Coke vs Pepsi
Or perhaps a better title would be David vs Goliath
Have you ever really wondered about where your eggs come from?
I mean logistically where they come from?
I hope we all know that eggs are laid from hens. Hens that are housed in many different ways in BC. The industry is transitioning to 100% cage free production systems by 2035. This means eggs will be produced in Free Run, Aviary and Free-Range types of housing.
Did you know that Vancouver Island cannot currently support its egg needs? Meaning we don’t produce enough eggs currently to sustain the consumer’s needs.
Did you know how many eggs are shipped to Vancouver Island from the Fraser Valley, Alberta and possibly as far away as Manitoba?
Those eggs are on your grocery store shelves. Some of them have branding leading you to believe that they are in fact local or island produced. I always encourage consumers to look for the packaged for or packaged by small print on the carton or packaging. Look for brands that carry the BUY BC logo or the ISLAND GOOD logo to know that your eggs are local.
We all are much more aware today of how our food is produced, but are we aware of where it’s produced?
It’s always been very interesting to me that when I go to any grocery store that I can buy both Coke and Pepsi. When we all know that Coke and Pepsi are obviously in competition with one another and yet they’re both on the shelf, albeit they are quite often found at opposite ends of the aisle.
It’s different for eggs. Have you ever wondered why you don’t see more local eggs on the grocery shelf?
Why is this?
The answer isn’t pleasant, and it is surprising to most.
We can’t afford to buy shelf space; we can’t afford grocery kickbacks.
Wait! What? Buying shelf space?? Kickbacks?? Yes, you read that right.
It all sounds a bit Teamster-ish but it’s true this is happening in the little old egg business.
We have grocery stores WANTING to carry locally produced eggs, but they can’t.
They can’t because they are locked into contracts, yes you heard me right egg contracts!
Contracts in which the wording states that NO other eggs are allowed to be sold other than the Major Grader/National/Multi-Million-dollar corporation that holds that contract.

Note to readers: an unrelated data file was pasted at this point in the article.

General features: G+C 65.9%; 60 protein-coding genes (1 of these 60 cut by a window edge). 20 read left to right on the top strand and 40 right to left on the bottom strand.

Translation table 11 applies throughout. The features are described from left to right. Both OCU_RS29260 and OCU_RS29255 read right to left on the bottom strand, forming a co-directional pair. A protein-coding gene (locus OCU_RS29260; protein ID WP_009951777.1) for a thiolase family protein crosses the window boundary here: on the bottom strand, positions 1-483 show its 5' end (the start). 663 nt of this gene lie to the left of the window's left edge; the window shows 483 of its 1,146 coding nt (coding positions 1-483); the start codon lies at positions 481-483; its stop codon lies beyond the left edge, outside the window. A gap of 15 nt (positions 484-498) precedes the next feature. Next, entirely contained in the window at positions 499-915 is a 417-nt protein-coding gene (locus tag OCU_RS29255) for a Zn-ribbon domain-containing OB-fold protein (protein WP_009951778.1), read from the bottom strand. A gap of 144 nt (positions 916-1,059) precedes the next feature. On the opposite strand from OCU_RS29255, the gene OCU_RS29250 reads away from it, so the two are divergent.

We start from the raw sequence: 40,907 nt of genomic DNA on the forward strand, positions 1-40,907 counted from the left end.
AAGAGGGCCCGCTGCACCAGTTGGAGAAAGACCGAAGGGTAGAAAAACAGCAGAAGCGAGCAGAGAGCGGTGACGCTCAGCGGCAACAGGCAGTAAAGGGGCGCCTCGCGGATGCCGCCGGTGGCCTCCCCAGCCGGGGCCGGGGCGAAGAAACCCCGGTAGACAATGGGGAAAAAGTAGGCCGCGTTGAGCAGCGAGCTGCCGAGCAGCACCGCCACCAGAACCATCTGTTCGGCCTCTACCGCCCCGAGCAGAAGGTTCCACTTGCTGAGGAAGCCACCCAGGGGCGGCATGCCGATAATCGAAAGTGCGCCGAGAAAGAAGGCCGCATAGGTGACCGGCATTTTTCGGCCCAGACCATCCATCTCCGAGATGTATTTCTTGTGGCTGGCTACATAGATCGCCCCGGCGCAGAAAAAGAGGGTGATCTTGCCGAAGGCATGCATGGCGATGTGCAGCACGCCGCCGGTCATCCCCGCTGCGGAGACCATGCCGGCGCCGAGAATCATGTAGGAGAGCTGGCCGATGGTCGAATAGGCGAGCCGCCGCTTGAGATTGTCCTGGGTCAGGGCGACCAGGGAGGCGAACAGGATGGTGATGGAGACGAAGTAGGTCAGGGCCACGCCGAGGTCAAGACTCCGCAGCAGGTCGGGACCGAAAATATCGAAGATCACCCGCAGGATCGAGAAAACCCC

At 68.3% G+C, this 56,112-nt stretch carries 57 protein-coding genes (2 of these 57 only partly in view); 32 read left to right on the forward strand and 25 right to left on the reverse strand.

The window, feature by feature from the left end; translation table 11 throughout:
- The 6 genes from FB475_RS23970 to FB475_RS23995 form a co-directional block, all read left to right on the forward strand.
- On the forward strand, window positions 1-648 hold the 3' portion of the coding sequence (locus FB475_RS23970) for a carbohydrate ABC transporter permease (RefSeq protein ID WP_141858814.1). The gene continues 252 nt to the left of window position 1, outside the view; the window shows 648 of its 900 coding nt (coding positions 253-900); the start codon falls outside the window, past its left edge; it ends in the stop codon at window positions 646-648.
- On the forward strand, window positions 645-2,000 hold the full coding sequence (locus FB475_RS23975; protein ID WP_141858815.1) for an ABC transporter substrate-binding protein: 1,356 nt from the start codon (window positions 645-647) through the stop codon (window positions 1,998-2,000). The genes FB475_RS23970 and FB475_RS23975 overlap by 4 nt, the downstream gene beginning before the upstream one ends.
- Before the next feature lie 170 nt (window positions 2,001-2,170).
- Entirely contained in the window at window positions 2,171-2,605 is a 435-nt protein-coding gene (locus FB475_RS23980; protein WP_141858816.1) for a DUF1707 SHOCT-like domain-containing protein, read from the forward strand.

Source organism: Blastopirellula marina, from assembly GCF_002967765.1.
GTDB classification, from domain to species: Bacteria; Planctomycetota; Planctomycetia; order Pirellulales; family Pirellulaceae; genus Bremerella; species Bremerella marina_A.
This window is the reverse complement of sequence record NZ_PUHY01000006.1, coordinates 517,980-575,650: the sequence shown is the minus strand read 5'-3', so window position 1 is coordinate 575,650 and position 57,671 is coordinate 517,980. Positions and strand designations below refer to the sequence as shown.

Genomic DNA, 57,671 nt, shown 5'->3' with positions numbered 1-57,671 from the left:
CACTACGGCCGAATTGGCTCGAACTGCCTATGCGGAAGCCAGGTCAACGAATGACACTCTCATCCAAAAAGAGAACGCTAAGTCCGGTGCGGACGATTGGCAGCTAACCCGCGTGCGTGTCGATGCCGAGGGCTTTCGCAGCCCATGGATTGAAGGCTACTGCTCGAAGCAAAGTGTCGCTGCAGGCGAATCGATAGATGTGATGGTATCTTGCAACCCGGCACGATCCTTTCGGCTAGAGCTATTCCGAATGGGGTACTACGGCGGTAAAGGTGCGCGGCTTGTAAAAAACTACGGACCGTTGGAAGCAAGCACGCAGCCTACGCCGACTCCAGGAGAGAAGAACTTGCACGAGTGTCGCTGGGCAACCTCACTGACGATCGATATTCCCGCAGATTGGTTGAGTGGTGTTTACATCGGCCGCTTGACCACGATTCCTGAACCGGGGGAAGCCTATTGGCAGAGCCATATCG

Even if the consumer is asking, even if the Grocery store manager locally wants to carry the local eggs – THE ANSWER IS NO.
These contracts are taking away the consumer and the retailers right to purchase the eggs that they are wanting, the eggs that their customers are requesting and, in some cases, demanding.
Yes, I said it – These companies are taking away the rights of consumers.
We are consistently asked WHY? Why can’t I find your eggs at my grocery store? Consumers do not understand when told that we simply have been blocked from selling due to national companies holding non-competition contracts.
Why they ask? When they can find local honey right beside the national bear shaped honey bottle, the locally produced peanut butter next to Skippy’s, the island produced chicken at the meat counter right next to National companies’ brands? But in most cases, they can’t buy local eggs???
As in a lot of industries these days there is major players and then there is small locally owned and operated producers and graders. Farmer Bens Eggs happens to be one of the latter as are other egg producers/graders including Lockwood Farms and Springford Farms on Vancouver Island.
All we can afford to do is employee local people, use local trades and produce local eggs and hope that we can sell them to the consumers which mostly include independent grocery stores/ bakeries/hotels/restaurants/cafes/butcher shops/pubs who all believe in supporting local and have the choice to do so.
I used the analogy of David and Goliath earlier – the moral of this story is that there is an underdog situation, a contest where a smaller opponent faces a much bigger, perceived stronger adversary; and if successful the underdog will win in an unusual or surprising way. We won’t give up – We are that Underdog.